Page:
Tesla ( TSLA ) announced it missed Q4 revenue estimates and released a full-year production outlook that could weigh on the stock, although CEO Elon Musk confirmed the company's next-gen vehicle will arrive in the second half of 2025.
For the fourth quarter, Tesla reported top-line revenue of $25.17 billion versus $25.87 billion (estimate), though revenue was up roughly 3% from a year ago. From a profitability standpoint, Tesla reported adjusted EPS of $0.71 versus $0.73 (estimated) and adjusted net income of $2.486 billion versus $2.61 billion, which the Street expects.
As for its full-year production, Tesla indicated that its “vehicle volume growth rate may be significantly lower than the growth rate achieved in 2023 as our teams work on introducing the next-generation vehicle at the Gigafactory in Texas.” Street estimates for 2024 will not reach 2.19 million, which would have been 21% higher than in 2023.
In its earnings release and later on the earnings call, Tesla mentioned progress on its next-gen platform. “With plans to begin production at the Gigafactory Texas, we are focused on bringing the next-generation platform to market as quickly as we can. This platform will revolutionize vehicle manufacturing.”
“We're very close to our next-gen low-cost vehicle; we're very excited about it. It's a revolutionary manufacturing system that's far more advanced than any other in the world,” Musk clarified on the earnings call. The company's current schedule has the vehicle hitting production in the second half of 2025. This echoes what Reuters previously reported that Tesla has told suppliers it wants to start production of a new mass-market EV codenamed “Redwood” in mid-2025.
Tesla shares fell nearly 8% in premarket trading on Thursday after the report.
The pressure on Tesla's profits could be due to the fact that Tesla begins its cost-cutting efforts in late 2022. Tesla reported an estimated Q4 gross margin of 17.6% vs 18.1%, a big drop from a year ago and a continued decline to 17.9% in Q3.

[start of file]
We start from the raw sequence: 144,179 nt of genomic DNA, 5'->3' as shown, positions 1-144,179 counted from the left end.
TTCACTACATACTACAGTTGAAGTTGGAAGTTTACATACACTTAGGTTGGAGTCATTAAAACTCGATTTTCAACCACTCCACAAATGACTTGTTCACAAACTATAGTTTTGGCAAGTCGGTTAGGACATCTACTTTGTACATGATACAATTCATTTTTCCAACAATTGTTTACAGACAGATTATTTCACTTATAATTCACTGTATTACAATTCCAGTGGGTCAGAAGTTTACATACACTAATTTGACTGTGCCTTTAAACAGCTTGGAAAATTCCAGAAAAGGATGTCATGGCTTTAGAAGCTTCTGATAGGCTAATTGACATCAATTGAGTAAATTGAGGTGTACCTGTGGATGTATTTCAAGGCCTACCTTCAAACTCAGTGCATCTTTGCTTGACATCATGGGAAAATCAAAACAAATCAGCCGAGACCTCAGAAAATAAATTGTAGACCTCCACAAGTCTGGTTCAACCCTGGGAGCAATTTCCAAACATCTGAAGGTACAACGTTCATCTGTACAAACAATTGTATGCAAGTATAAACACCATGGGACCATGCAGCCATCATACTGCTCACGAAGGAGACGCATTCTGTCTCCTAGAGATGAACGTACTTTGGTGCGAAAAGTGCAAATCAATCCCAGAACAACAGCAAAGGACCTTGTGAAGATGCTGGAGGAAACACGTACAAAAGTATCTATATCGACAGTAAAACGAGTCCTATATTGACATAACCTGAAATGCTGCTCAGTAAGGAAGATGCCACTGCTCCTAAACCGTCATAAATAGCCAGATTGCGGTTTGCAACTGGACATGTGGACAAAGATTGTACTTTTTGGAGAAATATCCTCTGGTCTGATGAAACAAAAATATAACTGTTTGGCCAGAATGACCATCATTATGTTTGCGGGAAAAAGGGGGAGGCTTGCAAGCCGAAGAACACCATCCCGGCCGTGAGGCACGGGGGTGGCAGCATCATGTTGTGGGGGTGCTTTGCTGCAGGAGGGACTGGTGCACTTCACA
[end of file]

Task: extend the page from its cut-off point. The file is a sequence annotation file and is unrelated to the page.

Headlines like the rental car company Hertz is churning out thousands of EVsTesla's price cuts in China, a two-week production shutdown in Berlin, and CEO Elon Musk's unnecessary deadline for a higher stake have also weighed on Tesla.
Earlier this month, Tesla 484,507 births were reported In Q4, it beat Street estimates of 483,173 per Bloomberg. That figure marks an all-time record quarter for Tesla, nearly 20,000 units higher than the previous quarter's 466,000 units delivered in Q2 of last year.
For the year, Tesla reported vehicle deliveries up 38% year-over-year to 1.81 million, and production up 35% year-over-year to 1.85 million. While its 38% delivery growth rate fell short of its 50% compound annual growth rate (CAGR) target, Tesla previously said it would not reach that target due to factory shutdowns and upgrades in Q3.
Cyberdrug deliveries are also notable. Tesla did not break out this total in its Q4 delivery update, although the company said the Cybertruck production curve will take longer than other models. “[Cybertruck] There's no need,” Musk said on the call, repeating the same comments he made last year.
Musk addressed his comments last week, saying that if the company is going to meet its broader AI ambitions, it needs to take more control of Tesla.
On the earnings call, Musk said he was concerned that with his current stake, he would have “so little leverage” that some key shareholders could take control of him in the future or make a bad decision.
“I could vote for some random shareholder advisory firm,” he said, citing Institutional Stakeholder Services (ISS) and Class Lewis, two large shareholder proxy advisory firms, as examples. “[A] A lot of activists are infiltrating shareholder ownership systems,” Musk said, adding that he's “not looking for incremental economics; I want to be an efficient steward of powerful technology.
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